History

Do not let the hawks dictate terms, says Raza Rumi on Pakistan

26 May 2014

Raza Rumi

In Pakistan’s neighbourhood, a tectonic political shift seems to be underway. The Indian voters in large numbers have made their choice by preferring ‘strong’ leadership over dynastic rule, jobs over state handouts and ‘good governance’ over accommodation and appeasement of India’s diverse communities. All such choices are driven by a populist construct of Modinomics and promise of a corruption-free, booming India. In a way, this emphasis on performance was echoed earlier in May 2013 when Pakistan’s electorate voted in a new government and-not unlike India-rejected the Pakistan Peoples Party for a more growth-friendly Nawaz Sharif. On balance, this augurs well for the region where voters are getting smarter and the younger population, distanced from the past, is keen for a better life ahead.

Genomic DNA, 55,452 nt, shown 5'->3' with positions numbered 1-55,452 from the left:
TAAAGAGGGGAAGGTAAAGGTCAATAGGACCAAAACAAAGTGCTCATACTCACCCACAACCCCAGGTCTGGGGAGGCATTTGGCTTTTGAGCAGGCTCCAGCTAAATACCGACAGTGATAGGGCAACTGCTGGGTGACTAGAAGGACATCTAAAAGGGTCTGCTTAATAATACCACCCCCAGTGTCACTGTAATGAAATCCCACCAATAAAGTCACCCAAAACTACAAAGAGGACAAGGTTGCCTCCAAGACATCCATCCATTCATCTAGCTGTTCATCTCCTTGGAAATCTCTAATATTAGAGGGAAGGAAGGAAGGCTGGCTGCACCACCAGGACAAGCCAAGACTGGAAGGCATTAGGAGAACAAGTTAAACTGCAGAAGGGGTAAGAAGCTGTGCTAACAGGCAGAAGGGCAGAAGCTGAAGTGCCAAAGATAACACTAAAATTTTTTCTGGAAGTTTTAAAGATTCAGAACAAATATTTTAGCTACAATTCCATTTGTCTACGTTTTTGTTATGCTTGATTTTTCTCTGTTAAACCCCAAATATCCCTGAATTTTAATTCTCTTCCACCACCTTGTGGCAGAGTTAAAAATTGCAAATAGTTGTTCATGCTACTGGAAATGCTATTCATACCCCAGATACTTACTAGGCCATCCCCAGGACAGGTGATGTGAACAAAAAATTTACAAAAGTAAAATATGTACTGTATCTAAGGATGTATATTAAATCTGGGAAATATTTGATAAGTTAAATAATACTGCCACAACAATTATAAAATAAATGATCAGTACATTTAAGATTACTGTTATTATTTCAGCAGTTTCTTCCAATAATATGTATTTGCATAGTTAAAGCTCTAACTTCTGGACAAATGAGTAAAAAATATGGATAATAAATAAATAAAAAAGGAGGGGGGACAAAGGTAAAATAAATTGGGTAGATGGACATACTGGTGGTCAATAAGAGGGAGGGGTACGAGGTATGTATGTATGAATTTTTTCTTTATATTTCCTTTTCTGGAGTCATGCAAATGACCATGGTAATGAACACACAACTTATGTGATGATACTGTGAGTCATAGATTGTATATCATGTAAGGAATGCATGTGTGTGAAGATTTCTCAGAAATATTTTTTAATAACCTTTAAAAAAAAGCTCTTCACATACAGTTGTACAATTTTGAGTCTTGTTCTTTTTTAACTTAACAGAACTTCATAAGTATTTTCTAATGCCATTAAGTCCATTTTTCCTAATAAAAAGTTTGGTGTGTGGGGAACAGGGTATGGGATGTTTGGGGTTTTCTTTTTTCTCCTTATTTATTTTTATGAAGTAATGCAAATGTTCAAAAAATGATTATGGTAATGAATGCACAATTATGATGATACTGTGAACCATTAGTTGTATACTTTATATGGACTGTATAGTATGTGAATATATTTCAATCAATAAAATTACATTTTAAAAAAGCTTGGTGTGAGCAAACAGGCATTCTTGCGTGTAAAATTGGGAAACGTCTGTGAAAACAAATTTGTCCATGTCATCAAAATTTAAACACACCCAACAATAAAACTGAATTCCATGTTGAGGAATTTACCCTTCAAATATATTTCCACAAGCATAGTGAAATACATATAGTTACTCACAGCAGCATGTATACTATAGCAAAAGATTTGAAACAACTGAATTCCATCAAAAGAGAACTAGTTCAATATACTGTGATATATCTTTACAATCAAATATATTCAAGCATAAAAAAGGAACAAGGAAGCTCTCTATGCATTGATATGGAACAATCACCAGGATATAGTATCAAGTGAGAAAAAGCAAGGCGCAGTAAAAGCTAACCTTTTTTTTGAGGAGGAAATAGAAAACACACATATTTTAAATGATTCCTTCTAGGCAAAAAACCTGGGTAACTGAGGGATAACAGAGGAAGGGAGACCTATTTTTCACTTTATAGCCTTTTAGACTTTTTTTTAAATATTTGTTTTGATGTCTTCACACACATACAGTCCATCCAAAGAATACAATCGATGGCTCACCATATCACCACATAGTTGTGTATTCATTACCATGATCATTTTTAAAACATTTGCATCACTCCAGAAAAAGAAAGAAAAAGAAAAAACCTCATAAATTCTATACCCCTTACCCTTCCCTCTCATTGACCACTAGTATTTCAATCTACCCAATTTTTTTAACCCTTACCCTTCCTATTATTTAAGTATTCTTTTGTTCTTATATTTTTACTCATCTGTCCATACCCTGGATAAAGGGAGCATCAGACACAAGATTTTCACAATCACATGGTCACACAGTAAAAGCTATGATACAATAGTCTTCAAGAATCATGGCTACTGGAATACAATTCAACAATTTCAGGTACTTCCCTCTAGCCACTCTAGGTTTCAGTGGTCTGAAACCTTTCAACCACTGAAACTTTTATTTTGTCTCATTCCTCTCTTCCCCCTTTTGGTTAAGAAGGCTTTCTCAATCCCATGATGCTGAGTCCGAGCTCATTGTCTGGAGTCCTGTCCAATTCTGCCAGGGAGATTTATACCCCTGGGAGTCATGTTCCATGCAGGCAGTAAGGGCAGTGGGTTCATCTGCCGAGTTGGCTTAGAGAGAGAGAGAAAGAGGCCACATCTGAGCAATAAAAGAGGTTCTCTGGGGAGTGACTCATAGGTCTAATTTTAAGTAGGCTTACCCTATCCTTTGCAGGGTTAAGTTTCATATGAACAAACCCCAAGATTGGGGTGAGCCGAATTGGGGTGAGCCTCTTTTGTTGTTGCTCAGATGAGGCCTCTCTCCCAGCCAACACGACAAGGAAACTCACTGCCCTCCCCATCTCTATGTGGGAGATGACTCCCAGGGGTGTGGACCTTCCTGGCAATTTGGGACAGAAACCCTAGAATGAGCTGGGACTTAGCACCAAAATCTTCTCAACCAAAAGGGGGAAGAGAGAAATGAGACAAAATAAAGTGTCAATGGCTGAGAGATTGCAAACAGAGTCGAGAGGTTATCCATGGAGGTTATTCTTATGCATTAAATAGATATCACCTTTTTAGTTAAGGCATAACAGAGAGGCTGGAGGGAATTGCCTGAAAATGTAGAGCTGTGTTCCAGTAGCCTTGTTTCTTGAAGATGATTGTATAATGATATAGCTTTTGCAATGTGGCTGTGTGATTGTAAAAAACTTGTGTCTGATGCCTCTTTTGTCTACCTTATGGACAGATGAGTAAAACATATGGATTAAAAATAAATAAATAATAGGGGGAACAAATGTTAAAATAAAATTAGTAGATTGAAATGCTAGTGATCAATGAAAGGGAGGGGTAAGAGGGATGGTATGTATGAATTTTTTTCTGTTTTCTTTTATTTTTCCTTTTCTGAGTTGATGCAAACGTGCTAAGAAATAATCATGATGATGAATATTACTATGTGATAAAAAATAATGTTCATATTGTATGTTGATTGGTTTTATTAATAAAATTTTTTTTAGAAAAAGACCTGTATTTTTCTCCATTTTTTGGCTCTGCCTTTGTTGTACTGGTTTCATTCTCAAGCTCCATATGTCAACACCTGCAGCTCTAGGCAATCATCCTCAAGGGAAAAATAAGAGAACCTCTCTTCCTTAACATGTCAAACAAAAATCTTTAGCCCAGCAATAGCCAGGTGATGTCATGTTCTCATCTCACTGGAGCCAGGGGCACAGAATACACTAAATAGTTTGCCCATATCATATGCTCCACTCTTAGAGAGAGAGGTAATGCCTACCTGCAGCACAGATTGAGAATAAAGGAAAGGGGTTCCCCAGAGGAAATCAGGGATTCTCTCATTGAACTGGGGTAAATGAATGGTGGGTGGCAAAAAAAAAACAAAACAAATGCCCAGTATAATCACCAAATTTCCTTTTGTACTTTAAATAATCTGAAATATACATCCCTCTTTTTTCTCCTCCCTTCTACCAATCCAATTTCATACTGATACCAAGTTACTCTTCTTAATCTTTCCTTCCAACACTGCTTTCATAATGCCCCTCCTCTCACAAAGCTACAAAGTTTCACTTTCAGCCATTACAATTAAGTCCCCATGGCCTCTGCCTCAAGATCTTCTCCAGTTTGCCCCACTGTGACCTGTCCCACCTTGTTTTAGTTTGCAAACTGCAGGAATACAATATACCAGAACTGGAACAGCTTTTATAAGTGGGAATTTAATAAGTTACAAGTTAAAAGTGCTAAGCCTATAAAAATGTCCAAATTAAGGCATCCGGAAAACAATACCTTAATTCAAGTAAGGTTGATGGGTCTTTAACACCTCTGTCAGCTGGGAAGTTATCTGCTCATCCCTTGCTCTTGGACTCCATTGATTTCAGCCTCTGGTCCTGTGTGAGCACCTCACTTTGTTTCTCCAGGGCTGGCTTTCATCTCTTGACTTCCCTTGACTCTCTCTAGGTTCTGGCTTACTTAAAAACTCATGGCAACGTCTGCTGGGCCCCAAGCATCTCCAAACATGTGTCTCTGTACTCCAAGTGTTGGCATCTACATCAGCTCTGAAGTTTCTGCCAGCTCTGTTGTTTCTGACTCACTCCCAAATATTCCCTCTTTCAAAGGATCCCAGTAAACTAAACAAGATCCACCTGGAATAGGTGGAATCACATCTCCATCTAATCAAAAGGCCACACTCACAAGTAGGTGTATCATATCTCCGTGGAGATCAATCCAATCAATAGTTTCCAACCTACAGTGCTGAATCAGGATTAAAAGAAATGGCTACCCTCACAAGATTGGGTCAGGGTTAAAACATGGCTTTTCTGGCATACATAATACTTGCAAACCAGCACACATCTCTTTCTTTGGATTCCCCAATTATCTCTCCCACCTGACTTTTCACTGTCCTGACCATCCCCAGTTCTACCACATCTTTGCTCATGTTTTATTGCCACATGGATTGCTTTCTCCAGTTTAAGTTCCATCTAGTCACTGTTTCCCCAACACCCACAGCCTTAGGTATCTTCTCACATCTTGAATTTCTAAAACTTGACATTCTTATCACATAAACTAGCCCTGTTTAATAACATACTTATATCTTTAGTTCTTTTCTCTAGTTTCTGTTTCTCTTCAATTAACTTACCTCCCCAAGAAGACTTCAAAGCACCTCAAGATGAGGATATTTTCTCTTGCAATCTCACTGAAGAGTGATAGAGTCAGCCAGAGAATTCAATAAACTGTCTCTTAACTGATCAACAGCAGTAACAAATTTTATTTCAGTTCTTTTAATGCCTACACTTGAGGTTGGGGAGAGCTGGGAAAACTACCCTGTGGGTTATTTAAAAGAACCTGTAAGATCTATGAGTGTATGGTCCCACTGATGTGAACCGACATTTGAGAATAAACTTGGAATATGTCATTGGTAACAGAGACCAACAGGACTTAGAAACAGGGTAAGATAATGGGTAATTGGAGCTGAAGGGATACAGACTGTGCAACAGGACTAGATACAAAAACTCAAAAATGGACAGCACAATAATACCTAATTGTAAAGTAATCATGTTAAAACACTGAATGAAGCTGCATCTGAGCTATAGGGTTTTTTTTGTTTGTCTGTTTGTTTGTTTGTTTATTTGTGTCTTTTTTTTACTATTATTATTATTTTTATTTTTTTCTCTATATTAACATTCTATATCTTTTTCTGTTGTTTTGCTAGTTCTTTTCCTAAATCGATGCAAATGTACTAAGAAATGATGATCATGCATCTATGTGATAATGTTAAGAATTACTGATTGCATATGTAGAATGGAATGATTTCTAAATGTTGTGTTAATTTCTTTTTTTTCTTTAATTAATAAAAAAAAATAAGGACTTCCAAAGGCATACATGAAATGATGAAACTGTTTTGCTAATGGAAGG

India’s swing to the right is not different from Pakistan’s either. In the 2013 elections, the victorious Pakistan Muslim League (Nawaz) and the second largest party headed by former cricketer Imran Khan were also ‘right-wing’ in their worldview. Both countries now have to tackle the issue of minorities. In Pakistan, the miniscule non-Muslim population is under attack and the Shia minority faces persecution. In the 2014 elections, the Indian Parliament will have the lowest number of Muslim MPs. The strong identification of politics and religion marks the culmination of a century-old political process when religion was infused into political discourse and faith became a plank of political ideologies. (more…)